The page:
A number of dynamic leaders shared insights and perspectives about how they scaled their way to the top of the tech industry in a variety of sessions, panels, and workshops. Hosted by Ally, the digital conference also included professional coaching to help Black women identify new trends and opportunities and gain the tools and skills necessary to advance in tech-driven industries.
During a session titled, “C-Suite Confidential: Top Tech Execs Who Defied the Odds and How You Can, Too” hosted by Verizon, Silicon Valley leader Shellye Archambeau and Chief Corporate Responsibility Officer Rose Stuckey Kirk talked about the sacrifices they made in order to succeed and why it was worth it. Archambeau, who sits on the board of directors of Verizon and Nordstrom, also shared nuggets from her new book, Unapologetically Ambitious: Take Risks, Break Barriers, and Create Success on Your Own Terms.
Here are a couple of gems from the session.
Find your path to power
After graduating from the prestigious Wharton School of the University of Pennsylvania, Archambeau revealed that she took a job in sales at IBM while many of her peers landed roles in investment banking. However, she explained that she saw the opportunity as a stepping stone to reach her ultimate goal to run a corporate business.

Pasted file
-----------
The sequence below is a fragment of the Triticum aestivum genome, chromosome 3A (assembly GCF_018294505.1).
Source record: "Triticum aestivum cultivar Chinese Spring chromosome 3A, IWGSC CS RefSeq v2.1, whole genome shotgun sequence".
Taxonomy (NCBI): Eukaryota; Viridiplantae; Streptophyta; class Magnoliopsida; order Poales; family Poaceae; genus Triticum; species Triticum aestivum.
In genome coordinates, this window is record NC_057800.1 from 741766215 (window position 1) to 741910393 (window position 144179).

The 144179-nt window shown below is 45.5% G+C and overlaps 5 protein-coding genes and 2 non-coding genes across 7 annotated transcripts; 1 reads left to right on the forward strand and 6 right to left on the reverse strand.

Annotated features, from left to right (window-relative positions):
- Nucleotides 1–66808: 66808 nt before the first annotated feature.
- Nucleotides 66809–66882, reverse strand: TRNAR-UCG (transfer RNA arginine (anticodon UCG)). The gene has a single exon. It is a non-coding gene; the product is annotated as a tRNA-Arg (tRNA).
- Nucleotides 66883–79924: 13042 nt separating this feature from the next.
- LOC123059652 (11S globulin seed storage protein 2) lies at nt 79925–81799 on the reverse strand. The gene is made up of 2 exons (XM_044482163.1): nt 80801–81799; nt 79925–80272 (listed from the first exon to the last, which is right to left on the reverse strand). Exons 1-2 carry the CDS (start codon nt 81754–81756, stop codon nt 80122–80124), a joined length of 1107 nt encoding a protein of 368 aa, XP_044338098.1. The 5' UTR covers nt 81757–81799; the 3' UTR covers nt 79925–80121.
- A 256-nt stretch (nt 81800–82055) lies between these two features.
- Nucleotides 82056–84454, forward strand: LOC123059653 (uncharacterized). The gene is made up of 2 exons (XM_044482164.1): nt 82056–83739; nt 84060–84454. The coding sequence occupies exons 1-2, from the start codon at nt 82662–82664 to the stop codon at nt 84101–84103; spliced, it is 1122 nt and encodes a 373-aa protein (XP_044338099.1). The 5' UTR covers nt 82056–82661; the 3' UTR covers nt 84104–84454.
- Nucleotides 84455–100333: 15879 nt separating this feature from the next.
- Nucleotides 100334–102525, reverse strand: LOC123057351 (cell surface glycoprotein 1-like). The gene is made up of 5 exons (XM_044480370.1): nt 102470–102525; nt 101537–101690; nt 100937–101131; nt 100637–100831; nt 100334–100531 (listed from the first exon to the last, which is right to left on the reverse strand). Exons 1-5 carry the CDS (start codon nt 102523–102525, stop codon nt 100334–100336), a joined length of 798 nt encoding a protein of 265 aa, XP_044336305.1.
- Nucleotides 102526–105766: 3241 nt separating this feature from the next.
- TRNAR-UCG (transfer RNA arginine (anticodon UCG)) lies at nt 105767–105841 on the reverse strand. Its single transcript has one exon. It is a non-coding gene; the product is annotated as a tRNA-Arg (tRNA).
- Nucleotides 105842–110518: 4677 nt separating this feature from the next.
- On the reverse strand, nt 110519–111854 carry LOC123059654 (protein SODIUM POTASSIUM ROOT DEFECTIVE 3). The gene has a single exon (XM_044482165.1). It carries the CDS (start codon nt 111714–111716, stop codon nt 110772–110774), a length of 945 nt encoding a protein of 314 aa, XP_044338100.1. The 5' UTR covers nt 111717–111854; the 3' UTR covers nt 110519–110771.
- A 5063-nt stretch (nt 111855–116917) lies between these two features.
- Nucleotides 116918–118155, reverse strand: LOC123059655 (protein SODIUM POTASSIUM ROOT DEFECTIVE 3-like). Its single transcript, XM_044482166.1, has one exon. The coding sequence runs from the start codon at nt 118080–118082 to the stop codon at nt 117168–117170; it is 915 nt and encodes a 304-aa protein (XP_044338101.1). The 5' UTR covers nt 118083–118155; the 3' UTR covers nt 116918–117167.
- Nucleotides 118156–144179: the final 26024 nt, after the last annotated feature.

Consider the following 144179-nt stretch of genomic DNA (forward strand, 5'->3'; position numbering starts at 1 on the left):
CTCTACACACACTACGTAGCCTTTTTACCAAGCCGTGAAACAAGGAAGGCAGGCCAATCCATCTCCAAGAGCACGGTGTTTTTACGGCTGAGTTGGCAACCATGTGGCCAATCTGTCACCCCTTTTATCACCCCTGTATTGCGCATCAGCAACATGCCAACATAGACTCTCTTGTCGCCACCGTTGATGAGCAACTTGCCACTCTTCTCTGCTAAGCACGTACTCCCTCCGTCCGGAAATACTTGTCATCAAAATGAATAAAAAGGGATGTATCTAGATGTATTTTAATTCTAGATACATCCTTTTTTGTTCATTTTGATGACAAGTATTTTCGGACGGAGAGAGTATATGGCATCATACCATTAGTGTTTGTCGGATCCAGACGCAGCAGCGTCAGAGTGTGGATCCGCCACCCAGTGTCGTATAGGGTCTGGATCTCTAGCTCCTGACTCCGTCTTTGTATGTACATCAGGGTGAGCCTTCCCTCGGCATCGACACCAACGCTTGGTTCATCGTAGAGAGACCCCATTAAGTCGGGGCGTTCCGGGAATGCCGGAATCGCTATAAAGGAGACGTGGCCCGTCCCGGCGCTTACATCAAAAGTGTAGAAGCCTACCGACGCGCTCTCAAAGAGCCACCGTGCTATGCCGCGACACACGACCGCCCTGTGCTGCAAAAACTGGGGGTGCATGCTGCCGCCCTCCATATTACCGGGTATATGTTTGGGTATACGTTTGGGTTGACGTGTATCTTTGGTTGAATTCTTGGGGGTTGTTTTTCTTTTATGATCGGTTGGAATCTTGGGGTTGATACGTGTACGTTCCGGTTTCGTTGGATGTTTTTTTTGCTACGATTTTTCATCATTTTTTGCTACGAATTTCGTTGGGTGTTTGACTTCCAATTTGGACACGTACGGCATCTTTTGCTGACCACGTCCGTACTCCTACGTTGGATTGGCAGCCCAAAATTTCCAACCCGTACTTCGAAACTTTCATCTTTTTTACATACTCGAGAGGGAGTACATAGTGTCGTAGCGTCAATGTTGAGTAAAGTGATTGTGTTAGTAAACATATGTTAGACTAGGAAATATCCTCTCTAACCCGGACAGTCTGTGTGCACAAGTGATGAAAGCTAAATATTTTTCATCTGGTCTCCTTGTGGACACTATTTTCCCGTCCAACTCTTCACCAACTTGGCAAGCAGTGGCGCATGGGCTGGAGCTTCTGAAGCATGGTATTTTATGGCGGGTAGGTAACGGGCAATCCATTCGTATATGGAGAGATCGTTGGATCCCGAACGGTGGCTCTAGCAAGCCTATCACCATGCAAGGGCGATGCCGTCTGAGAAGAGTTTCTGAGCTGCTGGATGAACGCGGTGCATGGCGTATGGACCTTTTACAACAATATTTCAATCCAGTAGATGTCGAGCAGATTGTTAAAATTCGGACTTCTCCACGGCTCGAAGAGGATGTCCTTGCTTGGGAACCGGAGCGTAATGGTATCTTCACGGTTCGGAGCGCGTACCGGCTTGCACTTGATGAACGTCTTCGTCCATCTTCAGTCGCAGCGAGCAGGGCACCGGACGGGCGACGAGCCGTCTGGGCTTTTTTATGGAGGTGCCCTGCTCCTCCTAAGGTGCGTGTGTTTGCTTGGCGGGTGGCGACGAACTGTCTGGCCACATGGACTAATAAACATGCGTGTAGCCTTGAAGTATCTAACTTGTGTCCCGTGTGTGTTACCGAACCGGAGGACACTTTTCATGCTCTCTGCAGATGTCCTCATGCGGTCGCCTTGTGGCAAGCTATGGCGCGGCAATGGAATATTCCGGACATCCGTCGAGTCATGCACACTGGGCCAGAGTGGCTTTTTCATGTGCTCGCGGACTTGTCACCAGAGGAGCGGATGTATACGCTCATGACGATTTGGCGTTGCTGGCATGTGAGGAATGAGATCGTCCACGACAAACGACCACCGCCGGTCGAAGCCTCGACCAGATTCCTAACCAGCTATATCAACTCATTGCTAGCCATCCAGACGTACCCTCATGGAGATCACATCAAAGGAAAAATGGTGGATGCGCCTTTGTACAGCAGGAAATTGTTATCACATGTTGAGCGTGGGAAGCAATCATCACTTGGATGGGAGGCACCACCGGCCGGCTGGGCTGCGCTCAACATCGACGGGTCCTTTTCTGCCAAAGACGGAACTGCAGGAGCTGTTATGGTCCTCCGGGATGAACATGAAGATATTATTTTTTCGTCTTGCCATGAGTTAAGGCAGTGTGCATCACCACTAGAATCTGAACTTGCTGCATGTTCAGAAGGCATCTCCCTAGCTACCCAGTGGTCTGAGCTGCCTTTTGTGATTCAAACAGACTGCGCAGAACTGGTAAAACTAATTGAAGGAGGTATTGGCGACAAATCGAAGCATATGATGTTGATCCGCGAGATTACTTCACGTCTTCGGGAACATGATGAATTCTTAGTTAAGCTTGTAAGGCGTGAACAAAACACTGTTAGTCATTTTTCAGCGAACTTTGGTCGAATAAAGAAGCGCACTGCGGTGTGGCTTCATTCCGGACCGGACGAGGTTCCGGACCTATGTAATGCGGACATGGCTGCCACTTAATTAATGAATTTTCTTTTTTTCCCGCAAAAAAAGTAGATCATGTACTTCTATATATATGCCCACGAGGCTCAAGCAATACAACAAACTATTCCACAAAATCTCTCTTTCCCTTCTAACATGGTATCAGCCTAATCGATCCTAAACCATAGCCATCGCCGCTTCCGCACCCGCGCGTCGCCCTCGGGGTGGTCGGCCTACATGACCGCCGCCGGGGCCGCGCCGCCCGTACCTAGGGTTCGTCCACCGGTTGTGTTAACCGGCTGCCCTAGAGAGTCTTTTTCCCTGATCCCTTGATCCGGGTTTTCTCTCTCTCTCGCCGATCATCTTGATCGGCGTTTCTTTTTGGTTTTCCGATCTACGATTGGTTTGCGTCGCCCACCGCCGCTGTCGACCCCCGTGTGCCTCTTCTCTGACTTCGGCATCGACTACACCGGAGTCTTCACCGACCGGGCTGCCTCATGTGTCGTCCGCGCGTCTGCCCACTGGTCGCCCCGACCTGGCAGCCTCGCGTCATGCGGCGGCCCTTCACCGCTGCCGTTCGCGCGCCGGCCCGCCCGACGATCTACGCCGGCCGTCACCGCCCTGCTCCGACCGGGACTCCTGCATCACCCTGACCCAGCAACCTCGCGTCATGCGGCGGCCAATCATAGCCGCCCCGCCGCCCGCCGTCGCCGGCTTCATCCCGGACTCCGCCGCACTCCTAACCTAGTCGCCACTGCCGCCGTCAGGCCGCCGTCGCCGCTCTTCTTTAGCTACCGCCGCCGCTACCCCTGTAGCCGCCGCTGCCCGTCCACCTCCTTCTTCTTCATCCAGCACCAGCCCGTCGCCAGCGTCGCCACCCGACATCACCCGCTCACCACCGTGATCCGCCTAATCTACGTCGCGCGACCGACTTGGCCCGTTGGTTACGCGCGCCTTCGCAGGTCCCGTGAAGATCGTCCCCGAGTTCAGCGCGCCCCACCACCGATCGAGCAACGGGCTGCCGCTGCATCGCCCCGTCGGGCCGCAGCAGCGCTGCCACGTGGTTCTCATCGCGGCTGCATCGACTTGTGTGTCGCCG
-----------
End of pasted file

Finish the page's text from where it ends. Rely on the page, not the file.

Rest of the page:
“I took a first job in sales coming out of Wharton. Nobody does that,” she said.
“My friends were going off to be investment bankers, right, P&G product managers, and international finance people and I was going in to sell computers. But I had done that because I was joining IBM—which, at the time, was like the Apple or Google of its day—I did my research. Every single CEO at IBM started out in sales. So, I said that must be the path to power, so I’ll start out in sales.”
The tech veteran added that all of her career decisions were also calculated based on her long-term goals.
Own Your Career
Archambeau, the Board Director and former CEO of Metricstream, also stressed the importance of being intentional about your career journey.
“It’s really important as you’re building your career to realize that you own your career. You do, not anybody else. Not your boss, not your manager, not your employees, not your spouse, not your mentors. You own it,” she said. “It’s important to take charge of what you own.”
Watch the “C-Suite Confidential: Top Tech Execs Who Defied the Odds and How You Can, Too” session at the Women of Power Tech Summit below.